HoSang notes that if the “majority minority” or “browning” scenario, which became the case in California nearly two decades ago, is what progressives are hinging their hopes on for a more liberal future in the United States, they better look at the numbers:

…in 2000, as California became the first large “majority minority” state in the nation, white voters still constituted 72 percent of the electorate.

And so, as one blogger put it to his fellow readers and historians following another election where that same “majority minority” was hardly seen throughout election day:

…the current inequality between white voters rates and those of people of color when considering the larger voter eligibility pool of the latter group in Los Angeles and California is more than just unfortunate, it’s something of a public safety concern.

So let’s get on it, Los Angeles. Find and read Daniel HoSang’s book, which has full approval from The L.A. Storyteller. Then, send me your book recommendation to see if I can review it next!

J.T.

Voting in Los Angeles: Municipal and Special Elections 2017

Less than 18% of registered voters in L.A. County cast ballots for the Municipal and Special Elections of Tuesday, March 07, 2017. But in the election postmortem, when L.A. County’s Voting Registrar and KPCC discuss the paltry turnout of voting in The City, the key point is how they talk about it: they neglect to mention the demographics of Los Angeles. Yet the turnout or lack thereof for voting has much to do with ‘identity politics.’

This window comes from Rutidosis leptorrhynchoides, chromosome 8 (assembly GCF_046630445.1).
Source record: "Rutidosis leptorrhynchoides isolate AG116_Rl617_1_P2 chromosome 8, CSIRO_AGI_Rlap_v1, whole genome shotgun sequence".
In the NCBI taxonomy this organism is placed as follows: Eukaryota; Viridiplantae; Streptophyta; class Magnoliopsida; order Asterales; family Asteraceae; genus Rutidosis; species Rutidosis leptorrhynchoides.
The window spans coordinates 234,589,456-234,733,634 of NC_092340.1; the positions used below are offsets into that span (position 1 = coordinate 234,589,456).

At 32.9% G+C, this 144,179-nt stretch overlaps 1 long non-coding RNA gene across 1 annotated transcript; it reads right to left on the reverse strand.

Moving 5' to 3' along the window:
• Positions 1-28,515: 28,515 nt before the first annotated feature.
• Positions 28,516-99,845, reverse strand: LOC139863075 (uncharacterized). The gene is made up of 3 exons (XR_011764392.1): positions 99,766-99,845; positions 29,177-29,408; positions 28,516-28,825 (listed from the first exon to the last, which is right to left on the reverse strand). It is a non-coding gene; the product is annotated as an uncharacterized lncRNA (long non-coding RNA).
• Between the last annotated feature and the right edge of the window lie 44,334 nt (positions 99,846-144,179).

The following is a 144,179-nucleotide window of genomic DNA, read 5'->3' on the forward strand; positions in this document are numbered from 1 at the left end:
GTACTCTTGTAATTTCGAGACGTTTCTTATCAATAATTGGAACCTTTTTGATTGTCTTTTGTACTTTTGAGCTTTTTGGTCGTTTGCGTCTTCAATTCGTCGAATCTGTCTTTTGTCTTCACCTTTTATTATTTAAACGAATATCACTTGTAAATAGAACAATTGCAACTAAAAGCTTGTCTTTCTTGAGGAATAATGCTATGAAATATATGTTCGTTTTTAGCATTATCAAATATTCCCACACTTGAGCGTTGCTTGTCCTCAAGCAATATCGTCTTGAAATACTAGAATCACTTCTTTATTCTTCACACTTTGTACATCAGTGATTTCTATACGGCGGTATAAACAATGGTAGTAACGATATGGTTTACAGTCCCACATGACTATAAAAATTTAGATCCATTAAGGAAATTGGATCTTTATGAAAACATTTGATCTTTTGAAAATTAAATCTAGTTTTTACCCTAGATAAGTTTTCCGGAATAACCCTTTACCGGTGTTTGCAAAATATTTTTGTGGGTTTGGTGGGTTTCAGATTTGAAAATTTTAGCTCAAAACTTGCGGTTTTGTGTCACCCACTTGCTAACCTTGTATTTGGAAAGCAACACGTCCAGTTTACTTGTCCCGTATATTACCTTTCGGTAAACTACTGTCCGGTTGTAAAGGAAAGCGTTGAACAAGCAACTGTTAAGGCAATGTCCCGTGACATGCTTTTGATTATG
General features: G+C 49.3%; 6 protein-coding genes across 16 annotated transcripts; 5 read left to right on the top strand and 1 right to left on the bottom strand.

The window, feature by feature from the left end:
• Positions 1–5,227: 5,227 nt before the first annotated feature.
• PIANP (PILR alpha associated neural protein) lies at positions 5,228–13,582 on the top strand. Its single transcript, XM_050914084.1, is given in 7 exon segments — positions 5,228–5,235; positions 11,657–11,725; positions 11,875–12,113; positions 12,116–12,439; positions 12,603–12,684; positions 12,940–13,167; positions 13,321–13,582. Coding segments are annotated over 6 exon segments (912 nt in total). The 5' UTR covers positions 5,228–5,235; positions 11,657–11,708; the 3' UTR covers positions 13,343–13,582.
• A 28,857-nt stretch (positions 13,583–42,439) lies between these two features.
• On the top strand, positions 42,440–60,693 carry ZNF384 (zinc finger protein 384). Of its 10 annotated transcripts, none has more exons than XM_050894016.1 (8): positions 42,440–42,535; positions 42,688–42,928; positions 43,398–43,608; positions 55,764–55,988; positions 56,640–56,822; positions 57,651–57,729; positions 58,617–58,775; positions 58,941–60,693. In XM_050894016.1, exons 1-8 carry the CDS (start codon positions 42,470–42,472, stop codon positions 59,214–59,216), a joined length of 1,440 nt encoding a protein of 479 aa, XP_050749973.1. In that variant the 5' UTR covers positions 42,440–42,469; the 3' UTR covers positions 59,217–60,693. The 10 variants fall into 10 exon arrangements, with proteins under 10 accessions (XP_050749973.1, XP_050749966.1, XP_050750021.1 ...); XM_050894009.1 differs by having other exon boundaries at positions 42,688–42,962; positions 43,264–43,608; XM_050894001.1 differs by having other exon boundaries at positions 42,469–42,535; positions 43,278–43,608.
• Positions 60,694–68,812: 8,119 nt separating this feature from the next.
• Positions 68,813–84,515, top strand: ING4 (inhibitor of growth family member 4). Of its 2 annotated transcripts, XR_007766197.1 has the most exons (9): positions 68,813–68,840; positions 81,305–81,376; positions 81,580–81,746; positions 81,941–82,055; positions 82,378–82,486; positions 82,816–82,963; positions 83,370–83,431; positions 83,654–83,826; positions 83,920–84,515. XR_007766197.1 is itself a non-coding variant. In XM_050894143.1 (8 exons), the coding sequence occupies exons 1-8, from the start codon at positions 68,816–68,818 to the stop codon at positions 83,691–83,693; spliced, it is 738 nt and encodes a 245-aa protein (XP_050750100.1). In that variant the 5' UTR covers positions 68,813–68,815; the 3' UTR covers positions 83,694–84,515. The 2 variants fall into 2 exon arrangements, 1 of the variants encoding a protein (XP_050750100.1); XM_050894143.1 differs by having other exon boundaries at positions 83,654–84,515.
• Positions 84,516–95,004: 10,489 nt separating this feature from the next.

If we’re going to talk seriously about the turnout, that is, to make an impact on it going forward, discussing “the voters” in purely abstract terms is not helpful. We have information at our fingertips, and it’s meant to be used; below, for example, is a telling info-graphic on voters identified before the election on March 7th, 2017, either by registration or vote by mail submissions.

As a note, these graphs are incomplete. They do not account for people who identify as mixed, Native American, or Pacific Islander as the 2013 Census does. However, the graphics nonetheless offer valuable assessments for a comprehensive look at the patterns we’re dealing with when it comes to voting in Los Angeles.

Returns

Based on the data, we can see that elections start early through the registration of voters. In terms of eligible voters, whites outnumber their non-white counterparts by considerable margins at 47%, or nearly half of all registrations. However, the combined population of non-white registered voters is slightly larger at 52%.

Assuming that each of these voters hold a place on the vote-by-mail list –as is standard procedure– the potential for at least a reasonable turnout of the vote either by mail or on election day is there.

When it comes to ballots returned from those registered voters, the number of returned ballots from 18 – 24 year olds is exceptionally low at 3.4%, while the number of returned ballots from 25 – 34, 35 – 44, and 45 – 54 year olds is spread more or less similarly across the board at 10%, 10.4%, and 12.9%, respectively.

The highest number of returned ballots from registered voters, however, comes from 55 – 64 year olds and those 65 years and over, who make for 19.3% and 44% of returned ballots, respectively.

When it comes to the racial makeup of ballots returned after election day, according to the data, white voters make up for more than half of all returned ballots at 64.7%; the non-white population on the other hand, makes up for 35.7% of returns.

There is a considerable dropoff, then. Although non-white registered voters make for a combined total of 52% of votes eligible to be cast, post-election day only 37% of ballots turned in belonged to non-white voters.

Is there a way to be more specific, however, or to see more about L.A. voters besides their age and racial category? Sure. The three categories for the large numbers below as set up by the samplers are ‘registered’, ‘has ballot’, and ‘returned’, respectively. This data more or less corroborates the aforementioned, but also tells us about voters’ living situations.